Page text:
The Boston Licensing Board today held 14 hearings on requests from restaurants that want one of the five all-alcohol licenses that state legislature graced on the city that became available this month - and holds a similar number of hearings next week.
Board Chairwoman Christine Pulgini said the board will defer any decisions on who gets the new licenses - which can be resold for six-figure amounts - until after all the hearings are done, so it can decide which five made the best "public need" cases.
In addition, the board held hearings today on four restricted licenses, which can only be used in certain neighborhoods and which have to be returned to the board if the restaurant closes or moves. Among the groups applying for these licenses, intended to help culinary entrepreneurs in traditionally under-served neighborhoods: Wahlburgers, which wants to open a burger place in the large new South Bay expansion.
Councilor Sal LaMattina, who supported every single proposal in his North End/Charlestown/East Boston district, said the hearings show why Boston officials have to try again to convince the legislature to let the city take full control of liquor licenses, because otherwise, you wind up with neighborhoods fighting against each other - or, in his case, even neighboring streets competing for the licenses.
Here are the applicants and their cases, arranged by neighborhood:
Unnamed restaurant, 94 Guest St. Part of the New Balance mega-project, this proposed restaurant by Beauport Hospitality of Gloucester is "an extremely important location in the city of Boston, especially in the Allston/Brighton neighborhood," given how important the New Balance project is, attorney Dennis Qulity argued. It meets "every aspect of public need one could imagine" as a lynchpin of the 15-acre New Balance project, which is completely revitalizing a formerly desolate industrial wasteland along the Worcester Line and the turnpike, he said. The local civic association strongly supports the proposal as well.
Sweet Rice, 187 Main St. This Thai restaurant has been open for about five months. Owner Pichai Chairatthanawanit says the public need is that "there are not a lot of restaurants in the Charlestown area and not a lot of full liquor licenses." Councilor Sal LaMattina rose to support that argument.
Kamaura, 150 State St. The burgeoning residential neighborhood needs a quality Japanese restaurant - and it would re-activate a long vacant builing - its attorney said.
Renegades Pub, 1004 Bennington St. Public need: Would re-activate a former pub space turned eyesore that has been vacant for years, LaMattina and the mayor's office say.
The Retreat, 303 Sumner St. Public need: Jeffreys Point needs an upscale neighborhood restaurant with "high quality food and drinks," not to mention a scratch kitchen. LaMattina supported the request.
Unnamed restaurant, 6 New St. See separate story.
Antico Forno, 93 Salem St. and Terramia Ristorante, 98 Salem St. Carla Gomes, who owns both restaurants, deserves at least one full license to regain dining and function business lost to waterfront resstaurants with full licenses, attorney Albert DeNapoli said. Also, Gomes - supported by a number of North End residents - supports diabetes and North End groups. And it's a bit unfair that Hanover Street has 15 full liquor licenses, but Salem Street has only two, he said. LaMattina called her "a great, great business woman in the North End."
Crudo, 78 Salem St. The public need is simple: Crudo is the North End's only Japanese restaurant and people come from around the world to eat there, attorney Daniel Toscano said. Narrowing down the Salem Street argument even more, he said there is not a single full-service liquor license on the restaurant's block. LaMattina said he has seen people walk out of Crudo when told they couldn't get a non-sugary drink - of the sort you'd want with Japanese food.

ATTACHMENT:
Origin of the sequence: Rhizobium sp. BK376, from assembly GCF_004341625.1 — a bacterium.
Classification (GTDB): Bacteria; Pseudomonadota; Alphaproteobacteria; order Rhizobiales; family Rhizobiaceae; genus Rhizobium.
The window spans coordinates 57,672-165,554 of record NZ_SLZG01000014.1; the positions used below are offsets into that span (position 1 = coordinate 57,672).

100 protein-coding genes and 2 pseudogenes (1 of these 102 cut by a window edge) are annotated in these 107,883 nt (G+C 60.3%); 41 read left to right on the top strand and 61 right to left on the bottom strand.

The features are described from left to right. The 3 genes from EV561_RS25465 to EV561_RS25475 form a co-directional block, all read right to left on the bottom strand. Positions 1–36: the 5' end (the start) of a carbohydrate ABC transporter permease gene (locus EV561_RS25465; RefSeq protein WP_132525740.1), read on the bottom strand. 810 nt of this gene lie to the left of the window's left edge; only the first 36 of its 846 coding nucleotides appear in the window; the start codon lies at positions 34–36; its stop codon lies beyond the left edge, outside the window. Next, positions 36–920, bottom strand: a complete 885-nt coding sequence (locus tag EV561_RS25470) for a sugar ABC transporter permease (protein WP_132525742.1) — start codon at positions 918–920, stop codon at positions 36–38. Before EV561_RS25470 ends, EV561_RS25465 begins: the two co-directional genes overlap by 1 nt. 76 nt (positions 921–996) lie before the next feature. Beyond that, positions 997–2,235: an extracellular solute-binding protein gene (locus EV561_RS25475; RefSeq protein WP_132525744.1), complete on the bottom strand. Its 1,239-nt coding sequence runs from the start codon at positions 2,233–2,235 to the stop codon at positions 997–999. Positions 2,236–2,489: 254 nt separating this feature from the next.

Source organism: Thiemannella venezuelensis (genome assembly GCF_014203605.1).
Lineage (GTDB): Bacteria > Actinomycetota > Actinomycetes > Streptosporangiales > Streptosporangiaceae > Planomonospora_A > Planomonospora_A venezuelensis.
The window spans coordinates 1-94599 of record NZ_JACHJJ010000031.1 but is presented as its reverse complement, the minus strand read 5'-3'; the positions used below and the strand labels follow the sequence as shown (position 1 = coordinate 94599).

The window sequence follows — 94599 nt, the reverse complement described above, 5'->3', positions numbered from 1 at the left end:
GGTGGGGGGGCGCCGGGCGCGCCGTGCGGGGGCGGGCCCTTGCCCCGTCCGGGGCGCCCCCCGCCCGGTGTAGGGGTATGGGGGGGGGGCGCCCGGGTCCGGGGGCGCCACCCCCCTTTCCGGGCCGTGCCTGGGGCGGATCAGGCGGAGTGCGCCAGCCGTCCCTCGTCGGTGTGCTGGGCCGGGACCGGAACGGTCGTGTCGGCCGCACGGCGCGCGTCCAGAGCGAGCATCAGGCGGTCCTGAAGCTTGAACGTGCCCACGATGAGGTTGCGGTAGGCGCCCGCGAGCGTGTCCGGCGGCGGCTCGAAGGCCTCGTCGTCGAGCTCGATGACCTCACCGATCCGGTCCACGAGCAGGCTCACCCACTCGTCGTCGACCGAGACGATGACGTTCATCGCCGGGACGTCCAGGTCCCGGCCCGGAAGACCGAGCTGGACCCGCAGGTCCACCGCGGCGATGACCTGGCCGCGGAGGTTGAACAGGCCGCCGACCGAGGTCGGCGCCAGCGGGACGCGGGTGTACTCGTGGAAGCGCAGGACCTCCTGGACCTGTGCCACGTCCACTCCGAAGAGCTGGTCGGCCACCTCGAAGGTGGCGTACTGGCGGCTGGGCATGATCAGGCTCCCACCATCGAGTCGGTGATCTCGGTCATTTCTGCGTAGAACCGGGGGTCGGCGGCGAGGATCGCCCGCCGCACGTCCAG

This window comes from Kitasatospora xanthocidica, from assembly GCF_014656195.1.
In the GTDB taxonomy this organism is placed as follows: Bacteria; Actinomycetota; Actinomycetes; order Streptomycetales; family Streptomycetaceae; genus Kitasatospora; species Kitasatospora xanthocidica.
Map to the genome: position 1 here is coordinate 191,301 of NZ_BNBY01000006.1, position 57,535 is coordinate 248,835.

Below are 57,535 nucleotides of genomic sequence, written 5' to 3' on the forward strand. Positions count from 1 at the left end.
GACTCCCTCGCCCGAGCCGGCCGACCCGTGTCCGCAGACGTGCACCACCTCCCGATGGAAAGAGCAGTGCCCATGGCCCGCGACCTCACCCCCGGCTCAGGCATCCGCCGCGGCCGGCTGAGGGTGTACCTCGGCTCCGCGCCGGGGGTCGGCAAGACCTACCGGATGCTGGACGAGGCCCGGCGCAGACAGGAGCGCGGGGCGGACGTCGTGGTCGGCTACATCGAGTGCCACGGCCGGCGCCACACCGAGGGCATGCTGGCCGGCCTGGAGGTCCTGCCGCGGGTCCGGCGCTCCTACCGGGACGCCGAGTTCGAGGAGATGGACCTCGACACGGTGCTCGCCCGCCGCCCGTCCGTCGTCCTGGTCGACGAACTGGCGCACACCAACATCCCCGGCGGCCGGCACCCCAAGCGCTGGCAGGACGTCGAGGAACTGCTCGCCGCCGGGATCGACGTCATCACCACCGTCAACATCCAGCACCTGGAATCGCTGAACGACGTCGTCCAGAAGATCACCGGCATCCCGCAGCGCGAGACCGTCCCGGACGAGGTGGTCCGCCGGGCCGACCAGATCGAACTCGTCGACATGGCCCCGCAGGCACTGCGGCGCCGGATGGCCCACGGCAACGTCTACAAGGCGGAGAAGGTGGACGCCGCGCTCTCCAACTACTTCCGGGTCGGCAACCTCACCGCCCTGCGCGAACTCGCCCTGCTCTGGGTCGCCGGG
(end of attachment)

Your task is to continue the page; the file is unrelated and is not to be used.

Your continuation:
Carmelina's, 124 Salem St. Owner Damien DiPaola plans to move Carmelina's from Hanover to a larger space on Salem Street. LaMattina praised DiPaola for his public service - he is always helping to clean up the neighborhood and has even been known to get on the case of other restaurant owners who are not quite so fastidious.
Strega, 379 Hanover St. The first of Nick Varano's Strega restaurants, where the public need, supporters said, is due in part to Varano's well known generosity in the neighborhood.
Mida, 782 Tremont St. Although owner Douglass Williams could apply for one of the restricted neighborhood licenses, he went for a full license, which is actually an important reason to give him one, City Councilor Tito Jackson (Roxbury) says. Jackson noted that the whole reason behind the 75 total new licenses Boston got in 2014 was to spur restaurant development in underserved neighborhoods such as Roxbury. But none of the 10 unrestricted licenses doled out earlier this year went to Roxbury. And as cool as the limited licenses are, they have no inherent value, unlike the unrestricted ones, which immedidately become valuable assets. Such assets become one way the city can help alleviate the continuing huge differences between the assets held by white and black Boston residents, by "spreading the wealth around the city," he said. Douglass himself said distilled spirits would prove valuable to customers with various digestive ailments who might be attracted to his menu - which is Italian, but heavy on vegetables and meats, rather than sugars and wheat, a menu he said he drew up in part based on his own experience with Crohn's Disease.
South Boston waterfront
75 on Seaport Square, 60 Seaport Blvd. Thomas Kershaw's latest proposed 75 restaurant - he already has one on Beacon Hill and one on Liberty Wharf, would provide another option for the fast-growing, hard-charging seaport area.